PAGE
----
G Contact: Philip Lloyd

Novel energy systems for distributed and mobile power generation

he Department of Chemical Engineering, UCT, hosted William Lear, Associate Professor in the Department of Mechanical and Aerospace Engineering at the University of Florida, and Director of the Energy and Gasdynamic Systems Laboratory. He is the author of numerous technical papers on energy cycles and turbomachinery, and is an Associate Fellow of the American Institute of Aeronautics and Astronautics. A/Prof Lear presented a talk entitled Novel Energy Systems for Distributed and Mobile Power Generation on 24 May. Abstract of his talk In a sustainable energy future, the efficient utilisation of unconventional fuels such as biomass and municipal solid wastes will be a critical component in meeting the worldwide energy demand. In addition, waste heat represents by far the largest easily-accessible energy source, and distributed generation is necessary in order to benefit from its potential. This presentation described a novel quad-generation distributed energy system which combines multiple system advantages, including wide fuel flexibility, low emissions, compactness, and attractive life cycle costs. The system produces electric power with an efficiency advantage, while simultaneously producing heat, cooling, and fresh water, important for coupling to steam gasification plants and for remote or emergency operation. The presentation also described the research and development activities for a novel direct methanol fuel cell system for portable electronics applications. The system architecture enables significant gains in compactness, so that a fullyhybridised integrated laptop power supply, including fuel, can occupy the battery compartment. Current research challenges were also described.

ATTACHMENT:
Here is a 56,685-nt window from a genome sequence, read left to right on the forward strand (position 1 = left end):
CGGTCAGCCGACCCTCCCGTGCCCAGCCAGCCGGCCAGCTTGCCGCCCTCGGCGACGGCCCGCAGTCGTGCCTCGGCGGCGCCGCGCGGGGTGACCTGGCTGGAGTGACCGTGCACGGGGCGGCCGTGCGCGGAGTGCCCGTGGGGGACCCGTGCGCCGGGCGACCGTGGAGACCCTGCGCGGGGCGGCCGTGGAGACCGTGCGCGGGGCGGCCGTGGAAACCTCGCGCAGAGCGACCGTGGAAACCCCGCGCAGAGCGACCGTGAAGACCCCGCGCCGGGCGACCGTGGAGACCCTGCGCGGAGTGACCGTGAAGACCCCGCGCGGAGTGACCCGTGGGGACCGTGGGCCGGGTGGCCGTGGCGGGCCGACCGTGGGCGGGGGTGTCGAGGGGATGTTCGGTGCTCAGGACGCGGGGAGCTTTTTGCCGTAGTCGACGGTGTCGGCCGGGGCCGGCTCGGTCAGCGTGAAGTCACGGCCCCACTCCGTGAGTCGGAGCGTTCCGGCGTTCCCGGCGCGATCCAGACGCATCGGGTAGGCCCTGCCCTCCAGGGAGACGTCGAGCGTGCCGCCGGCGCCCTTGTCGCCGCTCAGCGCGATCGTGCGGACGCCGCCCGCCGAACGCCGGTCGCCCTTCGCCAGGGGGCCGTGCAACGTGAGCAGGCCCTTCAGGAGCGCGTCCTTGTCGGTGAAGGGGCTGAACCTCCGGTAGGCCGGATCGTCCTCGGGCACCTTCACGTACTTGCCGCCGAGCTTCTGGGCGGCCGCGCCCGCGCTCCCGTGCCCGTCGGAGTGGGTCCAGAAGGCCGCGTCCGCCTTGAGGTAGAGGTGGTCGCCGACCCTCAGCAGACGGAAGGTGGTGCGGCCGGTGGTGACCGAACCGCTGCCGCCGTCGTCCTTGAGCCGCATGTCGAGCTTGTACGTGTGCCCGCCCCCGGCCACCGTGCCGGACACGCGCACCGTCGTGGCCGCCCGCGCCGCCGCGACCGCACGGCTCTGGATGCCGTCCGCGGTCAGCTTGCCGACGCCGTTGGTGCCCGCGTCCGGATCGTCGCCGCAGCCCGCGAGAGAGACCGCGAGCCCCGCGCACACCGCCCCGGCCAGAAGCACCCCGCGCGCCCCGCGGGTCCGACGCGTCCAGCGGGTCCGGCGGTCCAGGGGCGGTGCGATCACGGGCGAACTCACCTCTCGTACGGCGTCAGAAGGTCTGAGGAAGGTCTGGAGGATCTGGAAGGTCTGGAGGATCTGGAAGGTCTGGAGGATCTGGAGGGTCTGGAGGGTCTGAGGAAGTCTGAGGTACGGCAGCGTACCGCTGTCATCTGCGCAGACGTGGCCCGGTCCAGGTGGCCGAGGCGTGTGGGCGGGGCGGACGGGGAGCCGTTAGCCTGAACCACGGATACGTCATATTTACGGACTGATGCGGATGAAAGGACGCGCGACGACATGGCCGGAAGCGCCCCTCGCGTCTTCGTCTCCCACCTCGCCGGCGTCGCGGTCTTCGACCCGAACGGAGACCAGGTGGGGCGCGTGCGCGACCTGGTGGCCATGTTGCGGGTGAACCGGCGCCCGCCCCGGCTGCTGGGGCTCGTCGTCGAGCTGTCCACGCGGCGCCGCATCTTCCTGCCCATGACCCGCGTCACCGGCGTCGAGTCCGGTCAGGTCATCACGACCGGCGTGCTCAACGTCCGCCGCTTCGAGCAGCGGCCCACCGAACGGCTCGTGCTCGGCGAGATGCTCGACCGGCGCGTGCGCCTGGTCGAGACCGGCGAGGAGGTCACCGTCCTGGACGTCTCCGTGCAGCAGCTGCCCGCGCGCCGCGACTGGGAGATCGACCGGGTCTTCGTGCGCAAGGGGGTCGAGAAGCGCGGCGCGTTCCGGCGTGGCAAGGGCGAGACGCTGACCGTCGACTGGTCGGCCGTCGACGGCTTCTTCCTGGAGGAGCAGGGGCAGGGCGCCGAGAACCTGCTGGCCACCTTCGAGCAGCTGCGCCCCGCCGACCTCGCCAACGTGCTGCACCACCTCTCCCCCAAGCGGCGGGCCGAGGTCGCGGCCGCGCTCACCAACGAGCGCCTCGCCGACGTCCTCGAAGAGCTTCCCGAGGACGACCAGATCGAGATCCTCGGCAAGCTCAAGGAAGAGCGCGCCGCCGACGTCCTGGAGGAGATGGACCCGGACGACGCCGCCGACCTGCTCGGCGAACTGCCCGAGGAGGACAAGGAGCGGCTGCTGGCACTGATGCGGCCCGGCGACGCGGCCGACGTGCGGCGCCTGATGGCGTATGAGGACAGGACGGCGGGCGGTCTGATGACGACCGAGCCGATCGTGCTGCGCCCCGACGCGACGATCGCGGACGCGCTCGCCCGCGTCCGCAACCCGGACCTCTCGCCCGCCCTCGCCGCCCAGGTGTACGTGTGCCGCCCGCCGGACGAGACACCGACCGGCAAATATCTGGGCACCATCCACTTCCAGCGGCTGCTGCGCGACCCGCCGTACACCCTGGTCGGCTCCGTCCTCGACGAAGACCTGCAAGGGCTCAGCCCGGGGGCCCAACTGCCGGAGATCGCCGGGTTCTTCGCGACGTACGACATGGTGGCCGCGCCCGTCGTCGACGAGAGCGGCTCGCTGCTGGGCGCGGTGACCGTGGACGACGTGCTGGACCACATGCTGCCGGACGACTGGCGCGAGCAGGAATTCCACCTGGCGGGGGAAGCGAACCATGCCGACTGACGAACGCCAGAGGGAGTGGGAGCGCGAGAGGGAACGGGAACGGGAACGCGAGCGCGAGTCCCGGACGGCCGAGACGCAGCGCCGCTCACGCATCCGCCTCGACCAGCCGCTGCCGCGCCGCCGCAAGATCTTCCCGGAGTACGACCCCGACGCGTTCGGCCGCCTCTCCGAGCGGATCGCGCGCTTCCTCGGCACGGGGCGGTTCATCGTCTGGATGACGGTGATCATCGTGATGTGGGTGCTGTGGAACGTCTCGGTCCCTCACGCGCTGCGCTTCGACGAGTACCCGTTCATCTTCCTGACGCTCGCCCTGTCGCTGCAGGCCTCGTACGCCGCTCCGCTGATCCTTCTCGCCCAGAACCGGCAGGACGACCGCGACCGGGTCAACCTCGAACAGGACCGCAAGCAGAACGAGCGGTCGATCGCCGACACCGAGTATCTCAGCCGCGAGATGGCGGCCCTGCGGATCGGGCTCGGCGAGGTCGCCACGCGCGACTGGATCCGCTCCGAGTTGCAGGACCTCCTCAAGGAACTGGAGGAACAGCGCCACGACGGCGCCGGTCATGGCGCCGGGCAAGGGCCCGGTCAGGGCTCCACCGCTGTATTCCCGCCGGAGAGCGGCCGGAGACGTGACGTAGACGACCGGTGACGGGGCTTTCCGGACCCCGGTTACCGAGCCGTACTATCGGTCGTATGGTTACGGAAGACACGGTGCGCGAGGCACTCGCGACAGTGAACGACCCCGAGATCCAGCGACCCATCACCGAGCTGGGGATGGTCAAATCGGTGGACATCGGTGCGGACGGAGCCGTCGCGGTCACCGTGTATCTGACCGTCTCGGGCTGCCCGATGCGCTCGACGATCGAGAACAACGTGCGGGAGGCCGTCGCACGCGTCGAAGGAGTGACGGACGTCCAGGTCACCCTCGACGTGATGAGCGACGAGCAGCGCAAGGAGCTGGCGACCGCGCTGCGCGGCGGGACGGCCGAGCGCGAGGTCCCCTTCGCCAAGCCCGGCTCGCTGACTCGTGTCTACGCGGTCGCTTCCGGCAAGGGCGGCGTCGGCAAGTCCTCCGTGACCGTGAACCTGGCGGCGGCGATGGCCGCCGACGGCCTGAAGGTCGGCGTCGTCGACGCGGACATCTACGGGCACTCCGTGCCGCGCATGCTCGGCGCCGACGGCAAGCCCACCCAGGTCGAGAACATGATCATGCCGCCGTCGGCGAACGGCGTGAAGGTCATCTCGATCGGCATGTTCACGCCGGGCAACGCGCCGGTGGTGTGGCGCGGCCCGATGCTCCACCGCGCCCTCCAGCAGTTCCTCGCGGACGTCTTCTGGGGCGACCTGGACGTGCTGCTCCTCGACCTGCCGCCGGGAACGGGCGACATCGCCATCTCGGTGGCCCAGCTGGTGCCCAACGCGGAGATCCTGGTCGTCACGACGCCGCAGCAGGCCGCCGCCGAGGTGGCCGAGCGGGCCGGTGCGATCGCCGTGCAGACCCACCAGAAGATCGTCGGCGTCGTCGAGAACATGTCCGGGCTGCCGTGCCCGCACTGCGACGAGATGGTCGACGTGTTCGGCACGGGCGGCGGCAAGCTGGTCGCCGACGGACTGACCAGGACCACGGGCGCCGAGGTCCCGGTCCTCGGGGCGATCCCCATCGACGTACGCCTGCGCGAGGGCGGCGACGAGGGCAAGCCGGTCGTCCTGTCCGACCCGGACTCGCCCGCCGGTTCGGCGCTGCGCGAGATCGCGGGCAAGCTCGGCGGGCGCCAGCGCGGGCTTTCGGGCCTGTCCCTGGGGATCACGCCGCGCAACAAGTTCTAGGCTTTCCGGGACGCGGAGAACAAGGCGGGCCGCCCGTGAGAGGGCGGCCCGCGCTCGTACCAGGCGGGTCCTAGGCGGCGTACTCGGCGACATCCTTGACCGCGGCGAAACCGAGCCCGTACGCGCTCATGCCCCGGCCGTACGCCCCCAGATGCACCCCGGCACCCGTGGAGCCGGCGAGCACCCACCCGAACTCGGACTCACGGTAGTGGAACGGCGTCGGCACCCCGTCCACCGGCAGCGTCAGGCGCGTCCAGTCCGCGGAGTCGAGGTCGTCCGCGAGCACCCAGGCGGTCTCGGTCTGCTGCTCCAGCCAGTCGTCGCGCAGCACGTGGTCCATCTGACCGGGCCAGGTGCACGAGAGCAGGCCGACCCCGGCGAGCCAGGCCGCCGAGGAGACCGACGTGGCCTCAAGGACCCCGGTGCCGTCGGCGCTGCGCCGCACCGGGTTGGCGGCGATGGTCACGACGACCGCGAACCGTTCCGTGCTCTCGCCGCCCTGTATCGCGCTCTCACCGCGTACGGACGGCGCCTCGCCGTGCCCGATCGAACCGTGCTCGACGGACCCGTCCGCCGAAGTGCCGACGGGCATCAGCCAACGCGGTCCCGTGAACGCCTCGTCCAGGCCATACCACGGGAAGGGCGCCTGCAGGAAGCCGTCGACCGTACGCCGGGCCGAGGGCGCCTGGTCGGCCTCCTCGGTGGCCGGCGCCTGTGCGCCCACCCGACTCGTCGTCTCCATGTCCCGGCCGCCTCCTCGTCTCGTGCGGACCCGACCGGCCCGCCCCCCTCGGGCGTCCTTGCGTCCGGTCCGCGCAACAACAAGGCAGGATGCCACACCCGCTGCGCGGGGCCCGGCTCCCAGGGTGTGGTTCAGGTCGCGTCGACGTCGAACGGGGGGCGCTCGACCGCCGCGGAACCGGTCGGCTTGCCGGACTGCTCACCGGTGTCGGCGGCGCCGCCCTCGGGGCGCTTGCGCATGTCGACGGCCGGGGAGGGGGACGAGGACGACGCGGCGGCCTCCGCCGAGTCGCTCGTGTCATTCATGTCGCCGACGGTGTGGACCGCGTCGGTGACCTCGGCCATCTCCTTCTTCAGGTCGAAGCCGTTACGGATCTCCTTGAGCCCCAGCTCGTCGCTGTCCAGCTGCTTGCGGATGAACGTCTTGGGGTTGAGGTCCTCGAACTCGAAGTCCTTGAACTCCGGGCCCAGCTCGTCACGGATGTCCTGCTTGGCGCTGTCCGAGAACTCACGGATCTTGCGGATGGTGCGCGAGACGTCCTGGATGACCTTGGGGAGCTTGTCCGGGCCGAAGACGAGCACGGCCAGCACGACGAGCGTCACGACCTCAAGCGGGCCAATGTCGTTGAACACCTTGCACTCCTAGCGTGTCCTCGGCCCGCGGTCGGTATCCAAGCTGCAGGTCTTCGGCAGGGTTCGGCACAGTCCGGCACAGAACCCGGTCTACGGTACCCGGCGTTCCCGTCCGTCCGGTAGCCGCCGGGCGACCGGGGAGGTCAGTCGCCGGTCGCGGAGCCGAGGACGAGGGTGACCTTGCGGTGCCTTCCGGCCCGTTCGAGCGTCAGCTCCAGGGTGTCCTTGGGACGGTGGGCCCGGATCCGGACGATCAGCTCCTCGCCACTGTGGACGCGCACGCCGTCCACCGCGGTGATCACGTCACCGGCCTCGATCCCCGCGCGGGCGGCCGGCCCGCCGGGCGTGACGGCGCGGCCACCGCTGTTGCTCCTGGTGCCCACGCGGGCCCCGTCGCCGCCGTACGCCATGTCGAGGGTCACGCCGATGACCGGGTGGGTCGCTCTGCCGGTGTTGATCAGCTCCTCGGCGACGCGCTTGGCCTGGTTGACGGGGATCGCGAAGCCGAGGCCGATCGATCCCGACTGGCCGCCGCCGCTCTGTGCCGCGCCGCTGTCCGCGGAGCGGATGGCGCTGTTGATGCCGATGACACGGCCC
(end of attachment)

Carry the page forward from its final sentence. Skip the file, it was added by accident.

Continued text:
G Contact: Debbie de Jager

Administration Officer & Personal Assistant to Prof JCQ Fletcher Head of Department & Director, Centre for Catalysis Research University of Cape Town Tel: +27 21 650 2509 Fax: +27 21 650 5509 E-mail: Debbie.DeJager@uct.ac.za Website: www.ebe.uct.ac.za

he International Institute for Environment and Development (IIED) has published a new opinion paper on how to provide low-carbon energy to the worlds poorest people. In Summary, market-based interventions to improve access to energy rarely benefit the poorest. Failure to understand local needs and preferences results in inappropriate goods and services and low uptake. This Opinion discusses how business can deliver low-carbon technologies to the bottom billion and support sustainable development by working more closely with government agencies, development practitioners and local communities in designing and delivering products and services. The authors are Emma Wilson and Ben Garside.
E-mail: emma.wilson@iied.org Ben Garside, IIED E-mail: ben.garside@iied.org Website: http://pubs.iied.org/17093IIED.html?s=SDO

Powering change in low-income energy markets

G Contact: Emma Wilson, IIED

Energy Institute Cape Peninsula University of Technology E-mail: lloydp@cput.ac.za